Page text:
Saturday, April 11, 2009

Opus Dei Revealed

The bad guys from the Da Vinci Code, Opus Dei is a semi-autonomous cult operating within the Catholic Church. It devout members, known as Numeraries, are chaste and engage in personal mortification to remember the sacrifice of Jesus.

Founded in 1928 by Josemaría Escrivá (now a Saint within the Catholic church), it has received criticism as being secretive, cladestine and cultish. Opus Dei is a very conservative and orthodox flavour of Catholicism, and the organization also supported the fascist Franco regime in Spain.

Wiki has this to say about Opus Dei...

Opus Dei is an organization of the Catholic Church. As such, it shares the theology of the Catholic Church. Opus Dei places special emphasis on certain aspects of Catholic doctrine. A central feature of Opus Dei's theology is its focus on the lives of the ordinary Catholics who are neither priests nor monks. Opus Dei emphasizes the "universal call to holiness": the belief that everyone should aspire to be a saint, that sanctity is within the reach of everyone, not just a few special individuals.

Opus Dei does not have monks or nuns, and only a minority of its members are part of the priesthood. A related characteristic is Opus Dei's emphasis on uniting spiritual life with professional, social, and family life.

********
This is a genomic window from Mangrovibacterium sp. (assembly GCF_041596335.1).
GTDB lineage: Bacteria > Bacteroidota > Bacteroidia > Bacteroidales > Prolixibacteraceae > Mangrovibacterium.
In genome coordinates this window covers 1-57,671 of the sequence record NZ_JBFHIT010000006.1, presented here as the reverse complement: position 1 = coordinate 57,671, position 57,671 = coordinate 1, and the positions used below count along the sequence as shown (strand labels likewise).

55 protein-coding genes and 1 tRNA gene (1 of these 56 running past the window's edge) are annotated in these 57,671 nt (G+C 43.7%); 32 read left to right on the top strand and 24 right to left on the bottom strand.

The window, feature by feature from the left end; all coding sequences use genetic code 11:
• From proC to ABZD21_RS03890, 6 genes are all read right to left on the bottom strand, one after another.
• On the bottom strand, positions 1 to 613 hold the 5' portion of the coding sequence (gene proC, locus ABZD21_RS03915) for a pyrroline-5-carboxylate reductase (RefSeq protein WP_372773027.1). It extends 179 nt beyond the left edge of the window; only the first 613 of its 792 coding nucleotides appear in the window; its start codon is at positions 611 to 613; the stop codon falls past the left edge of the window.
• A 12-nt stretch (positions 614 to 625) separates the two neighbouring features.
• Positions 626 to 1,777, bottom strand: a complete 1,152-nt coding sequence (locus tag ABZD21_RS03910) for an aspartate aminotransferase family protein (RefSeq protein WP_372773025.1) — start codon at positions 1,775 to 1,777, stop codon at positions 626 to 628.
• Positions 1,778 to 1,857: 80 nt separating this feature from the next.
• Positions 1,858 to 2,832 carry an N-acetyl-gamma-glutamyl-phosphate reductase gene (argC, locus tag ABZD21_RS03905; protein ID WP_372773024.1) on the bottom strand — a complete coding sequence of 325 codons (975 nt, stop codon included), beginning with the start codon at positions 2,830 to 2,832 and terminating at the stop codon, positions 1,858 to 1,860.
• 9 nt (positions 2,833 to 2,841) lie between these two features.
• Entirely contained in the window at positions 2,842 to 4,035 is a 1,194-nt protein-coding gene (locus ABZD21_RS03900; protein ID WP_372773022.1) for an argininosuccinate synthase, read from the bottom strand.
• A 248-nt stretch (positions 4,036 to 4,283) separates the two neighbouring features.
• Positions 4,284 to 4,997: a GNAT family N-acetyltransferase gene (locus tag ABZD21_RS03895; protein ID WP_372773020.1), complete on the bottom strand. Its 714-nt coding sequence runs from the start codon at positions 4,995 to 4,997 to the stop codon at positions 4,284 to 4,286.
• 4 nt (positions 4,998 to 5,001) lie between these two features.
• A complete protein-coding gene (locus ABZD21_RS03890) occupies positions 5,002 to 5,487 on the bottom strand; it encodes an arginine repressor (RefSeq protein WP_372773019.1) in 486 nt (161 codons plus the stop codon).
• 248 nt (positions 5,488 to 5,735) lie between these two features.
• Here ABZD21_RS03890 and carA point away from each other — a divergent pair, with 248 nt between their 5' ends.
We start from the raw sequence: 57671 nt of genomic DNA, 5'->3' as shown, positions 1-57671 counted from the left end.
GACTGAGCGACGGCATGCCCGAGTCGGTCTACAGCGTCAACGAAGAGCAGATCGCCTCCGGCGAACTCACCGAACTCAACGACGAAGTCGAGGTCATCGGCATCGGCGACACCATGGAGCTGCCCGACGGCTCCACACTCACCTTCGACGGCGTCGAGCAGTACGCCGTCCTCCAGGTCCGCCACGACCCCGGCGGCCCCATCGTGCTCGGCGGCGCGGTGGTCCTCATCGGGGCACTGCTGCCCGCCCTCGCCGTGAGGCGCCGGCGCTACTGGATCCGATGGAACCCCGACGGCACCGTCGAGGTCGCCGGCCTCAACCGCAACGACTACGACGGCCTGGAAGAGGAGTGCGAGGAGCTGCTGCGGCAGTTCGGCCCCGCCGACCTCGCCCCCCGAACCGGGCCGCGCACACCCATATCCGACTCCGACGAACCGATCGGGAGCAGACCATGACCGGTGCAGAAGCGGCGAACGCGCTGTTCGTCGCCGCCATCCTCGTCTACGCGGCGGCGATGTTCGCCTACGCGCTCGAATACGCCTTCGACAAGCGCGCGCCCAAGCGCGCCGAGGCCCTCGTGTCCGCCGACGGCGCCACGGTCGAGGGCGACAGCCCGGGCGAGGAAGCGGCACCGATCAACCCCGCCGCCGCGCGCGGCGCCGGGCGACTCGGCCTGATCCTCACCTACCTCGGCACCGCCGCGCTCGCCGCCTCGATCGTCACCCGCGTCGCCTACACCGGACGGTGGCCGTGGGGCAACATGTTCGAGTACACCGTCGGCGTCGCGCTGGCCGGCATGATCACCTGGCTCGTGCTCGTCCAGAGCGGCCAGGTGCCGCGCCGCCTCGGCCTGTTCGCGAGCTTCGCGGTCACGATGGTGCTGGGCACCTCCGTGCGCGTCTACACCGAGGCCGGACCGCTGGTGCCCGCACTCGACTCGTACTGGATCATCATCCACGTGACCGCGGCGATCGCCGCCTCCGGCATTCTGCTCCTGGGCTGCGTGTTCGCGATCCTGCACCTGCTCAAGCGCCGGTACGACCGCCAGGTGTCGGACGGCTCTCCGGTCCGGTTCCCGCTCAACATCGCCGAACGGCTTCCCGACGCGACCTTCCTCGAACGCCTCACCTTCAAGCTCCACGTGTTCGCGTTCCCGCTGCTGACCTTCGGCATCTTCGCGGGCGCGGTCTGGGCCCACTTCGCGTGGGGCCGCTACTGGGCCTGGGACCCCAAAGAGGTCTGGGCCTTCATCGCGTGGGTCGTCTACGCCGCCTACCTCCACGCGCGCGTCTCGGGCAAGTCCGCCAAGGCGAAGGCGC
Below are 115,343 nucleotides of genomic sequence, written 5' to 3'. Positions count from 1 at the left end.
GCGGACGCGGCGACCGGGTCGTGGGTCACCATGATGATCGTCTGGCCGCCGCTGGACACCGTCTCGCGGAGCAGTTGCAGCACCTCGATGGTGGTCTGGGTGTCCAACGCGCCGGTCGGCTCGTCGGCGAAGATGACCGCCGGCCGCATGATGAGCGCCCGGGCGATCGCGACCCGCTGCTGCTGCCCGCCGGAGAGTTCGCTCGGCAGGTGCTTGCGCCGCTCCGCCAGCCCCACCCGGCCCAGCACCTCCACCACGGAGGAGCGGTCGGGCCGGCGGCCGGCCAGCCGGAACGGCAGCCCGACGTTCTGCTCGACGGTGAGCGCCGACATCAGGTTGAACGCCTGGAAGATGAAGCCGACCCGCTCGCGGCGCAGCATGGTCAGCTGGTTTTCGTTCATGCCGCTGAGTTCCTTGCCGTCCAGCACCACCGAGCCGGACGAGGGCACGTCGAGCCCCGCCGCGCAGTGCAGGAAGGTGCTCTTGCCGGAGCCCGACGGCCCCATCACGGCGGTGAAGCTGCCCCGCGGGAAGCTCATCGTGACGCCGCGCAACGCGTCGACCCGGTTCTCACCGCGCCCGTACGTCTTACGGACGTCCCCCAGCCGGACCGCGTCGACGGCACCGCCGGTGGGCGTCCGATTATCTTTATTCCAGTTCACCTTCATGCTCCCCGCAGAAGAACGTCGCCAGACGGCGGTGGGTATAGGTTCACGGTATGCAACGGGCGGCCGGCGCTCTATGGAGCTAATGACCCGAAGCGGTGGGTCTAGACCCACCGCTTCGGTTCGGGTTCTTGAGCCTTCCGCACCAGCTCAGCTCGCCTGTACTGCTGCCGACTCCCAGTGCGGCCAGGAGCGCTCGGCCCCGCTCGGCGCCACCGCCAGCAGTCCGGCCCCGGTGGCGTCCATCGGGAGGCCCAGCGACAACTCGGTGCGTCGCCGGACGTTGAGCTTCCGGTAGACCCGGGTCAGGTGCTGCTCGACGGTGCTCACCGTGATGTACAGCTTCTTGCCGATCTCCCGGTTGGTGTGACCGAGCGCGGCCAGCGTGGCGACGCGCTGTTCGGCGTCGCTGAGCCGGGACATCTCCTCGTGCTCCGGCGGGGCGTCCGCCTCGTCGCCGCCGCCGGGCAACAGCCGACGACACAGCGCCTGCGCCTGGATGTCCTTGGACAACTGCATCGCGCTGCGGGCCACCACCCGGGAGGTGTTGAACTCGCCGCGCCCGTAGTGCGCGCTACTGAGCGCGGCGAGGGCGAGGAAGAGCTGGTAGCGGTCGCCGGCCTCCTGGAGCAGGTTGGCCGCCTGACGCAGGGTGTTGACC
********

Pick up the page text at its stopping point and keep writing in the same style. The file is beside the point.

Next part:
Whereas the members of some religious orders might live in monasteries and devote their lives exclusively to prayer and study, members of Opus Dei lead ordinary lives, with traditional families and secular careers, and strive to "sanctify ordinary life". Indeed, Pope John Paul II called Escrivá "the saint of ordinary life".


Anonymous said...

this is like one long paid advert for opus dei under the guise of a documentary.

Anonymous said...

What's truly sad is the fact that Pope JPII abused the process of canonization in the case of "Saint" Josemaria. Ignatius Loyola, the founder of the Jesuits, wasn't proclaimed a saint until 60 years after his death. The Jesuits were already a successful and widely admired group during Loyola's lifetime. Only after the passage of time do the essential truth and accomplishments of a person finally emerge. They may have their statues and holy cards devoted to this "saint" but the jury is still out on both this man and Opus Dei.

cinndave said...

Membership in Opus Dei has been rising since the release of The DaVinci Code. I guess no publicity is bad publicity.